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     The companies composing the First Regiment Virginia Volunteer Infantry (three months' men) were mustered in, commanded by, and recruited as follows:

Company A. - Captain A. H. Britt, May 10, Wheeling.
Company B. - Captain E. W. Stephens, May 11, Wheeling.
Company C. - Captain I. N. Fordyce, May 15, Wheeling.
Company D. - Captain M. Stokeley, May 15, Steubenville, Ohio.
Company E. - Captain Geo. C. Trimble, May 16, Wheeling.
Company F. - Captain T. C. Parke, May 17, Wellsburg.
Company G. - Captain James Kuhn, May 18, Wellsburg.
Company H. - Captain James F. Donnelly, May 21, Marshall County.
Company L. - Captain B. W. Chapman, May 21, Hancock County.
Company K. - Captain G. W. Robinson, May 23, Wheeling.

For full roster of officers and list of men, see Appendix A.

     On the 23d of May the regiment was complete, so far as the number of men was concerned, and B. F. Kelley, a former citizen of Wheeling and colonel of the militia, then living in Philadelphia, was called to take command of it. The credit for raising this the first loyal regiment in the State has frequently been given to Colonel (General) Kelley. It is proper to state, by way of correcting this error, that Colonel Kelley's first collection with it was after the men had been enlisted, and, as shown, the regiment organized when he was called to the command, - responding at once to the call by his presence; General Kelley himself would make no claim of the kind. During the month of May, as the several companies were mustered into the service, they occupied quarters in the Fair Grounds near the Back River bridge, on the island. This camp was afterwards called Camp Carlisle. The citizens of Wheeling were called on to supply many of the men with blankets, to which roll they responded nobly. Such was the condition of affairs in the State and in the city of Wheeling at this period, as viewed by the people all over the North, embracing the officers in charge of the army equipment and supplies, that it was not considered safe to send arms to Wheeling direct; the sentiment favoring the government and that favoring secession, it was considered, being so nearly equally divided. A wrong estimate on the part of those officials, as was afterwards developed. In consequence of this feeling, however, the arms for the regiment were sent to Wellsburg, to Messrs. W. H. Carothers and Campbell Tarr, two prominent Union men of the town, who, with Lewis Applegate and Adam Kuhn, were among the most active supporters of the government at this crisis, and instrumental in securing the arms, to be by them distributed to the command, and were shipped to Wheeling by steamboat in charge of Companies F and G of the regiment. The facts connected with the furnishing of these arms compelling the naming of these gentlemen, it will appear to be unjust to others who were at least equally active and intelligently energetic in combating the disunion sentiment in Wheeling, and lending their assistance to the cause of the Union in every way possible, if their names be omitted. Among them Messrs. A. W. Campbell, C. D. Hubbard, S. H. Woodward, John Bishop, John R. Hubbard, H. K. List, T. H. Logan, and John K. Botsford are especially worthy of mention, besides many others whose names for obvious reasons cannot be included here.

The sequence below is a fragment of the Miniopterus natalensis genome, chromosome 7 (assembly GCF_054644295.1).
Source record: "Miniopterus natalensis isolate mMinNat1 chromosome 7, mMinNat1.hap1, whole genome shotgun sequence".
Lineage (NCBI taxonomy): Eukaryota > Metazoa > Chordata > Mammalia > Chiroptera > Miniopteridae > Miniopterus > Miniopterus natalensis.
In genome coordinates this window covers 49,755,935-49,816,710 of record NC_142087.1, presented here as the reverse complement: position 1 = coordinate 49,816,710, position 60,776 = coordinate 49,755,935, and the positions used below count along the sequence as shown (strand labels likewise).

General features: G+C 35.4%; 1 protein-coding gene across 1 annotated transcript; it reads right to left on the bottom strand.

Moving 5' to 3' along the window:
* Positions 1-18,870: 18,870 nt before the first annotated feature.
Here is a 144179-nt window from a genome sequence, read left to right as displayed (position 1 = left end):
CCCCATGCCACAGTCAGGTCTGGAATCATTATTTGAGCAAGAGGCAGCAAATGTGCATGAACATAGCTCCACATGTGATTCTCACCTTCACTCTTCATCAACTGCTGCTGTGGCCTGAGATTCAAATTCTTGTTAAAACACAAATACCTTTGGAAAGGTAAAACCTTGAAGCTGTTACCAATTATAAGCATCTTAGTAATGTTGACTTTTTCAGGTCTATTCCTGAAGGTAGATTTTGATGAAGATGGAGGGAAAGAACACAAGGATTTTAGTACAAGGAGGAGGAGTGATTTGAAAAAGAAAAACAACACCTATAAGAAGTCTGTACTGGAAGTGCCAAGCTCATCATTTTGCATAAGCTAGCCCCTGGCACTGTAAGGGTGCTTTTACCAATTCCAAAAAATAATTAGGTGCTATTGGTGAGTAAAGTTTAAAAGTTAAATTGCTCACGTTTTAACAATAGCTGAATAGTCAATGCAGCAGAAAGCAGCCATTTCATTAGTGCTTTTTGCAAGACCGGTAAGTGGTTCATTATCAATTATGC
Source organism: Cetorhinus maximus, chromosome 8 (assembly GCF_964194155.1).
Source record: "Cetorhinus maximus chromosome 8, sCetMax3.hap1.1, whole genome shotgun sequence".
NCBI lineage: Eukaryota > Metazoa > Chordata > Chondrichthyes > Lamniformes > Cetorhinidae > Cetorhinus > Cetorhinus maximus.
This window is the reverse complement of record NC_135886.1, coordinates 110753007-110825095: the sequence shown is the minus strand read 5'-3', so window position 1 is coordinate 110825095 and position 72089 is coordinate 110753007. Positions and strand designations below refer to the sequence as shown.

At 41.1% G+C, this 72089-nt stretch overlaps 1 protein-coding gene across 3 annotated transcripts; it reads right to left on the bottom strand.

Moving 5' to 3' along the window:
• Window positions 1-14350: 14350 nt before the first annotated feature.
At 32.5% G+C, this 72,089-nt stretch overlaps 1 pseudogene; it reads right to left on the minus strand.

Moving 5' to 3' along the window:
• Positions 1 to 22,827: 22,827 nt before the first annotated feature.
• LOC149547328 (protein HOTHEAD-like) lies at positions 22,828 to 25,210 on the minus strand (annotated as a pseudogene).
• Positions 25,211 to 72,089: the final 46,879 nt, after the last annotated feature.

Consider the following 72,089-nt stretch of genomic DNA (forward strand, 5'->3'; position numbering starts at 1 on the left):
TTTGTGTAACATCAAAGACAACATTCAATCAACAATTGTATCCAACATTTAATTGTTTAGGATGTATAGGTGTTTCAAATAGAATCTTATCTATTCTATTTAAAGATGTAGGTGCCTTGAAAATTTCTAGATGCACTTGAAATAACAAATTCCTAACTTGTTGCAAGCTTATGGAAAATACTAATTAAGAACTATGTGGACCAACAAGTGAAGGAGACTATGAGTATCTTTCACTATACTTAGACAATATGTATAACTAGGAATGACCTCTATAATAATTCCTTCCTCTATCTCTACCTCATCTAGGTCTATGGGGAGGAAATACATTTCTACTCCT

The men having received their arms, but without knapsacks, haversacks, canteens, or even cartridge-boxes, to say nothing respecting camp equipage, which many of them hardly knew of even by name, thus unprepared were to enter into active service, consoling themselves that the other fellows were no better off in this respect. They, however, soon came to the knowledge that the troops of other States were much better prepared for a campaign than they were, having nearly everything mentioned that they had not, besides being uniformed. All of them, however, were hardy and robust, and felt that they could stand a summer campaign, and the majority were familiar with the use of arms. Thus was the first command raised in Virginia, and probably the first in any Southern State prepared and sent to the field, unrecognized by their State, while at the same time men were being enlisted, uniformed, and forwarded to the Southern army from the same town. Viewed at this distance, this appears to have been preparation for a Pickwickian war. Such, nevertheless, was the case.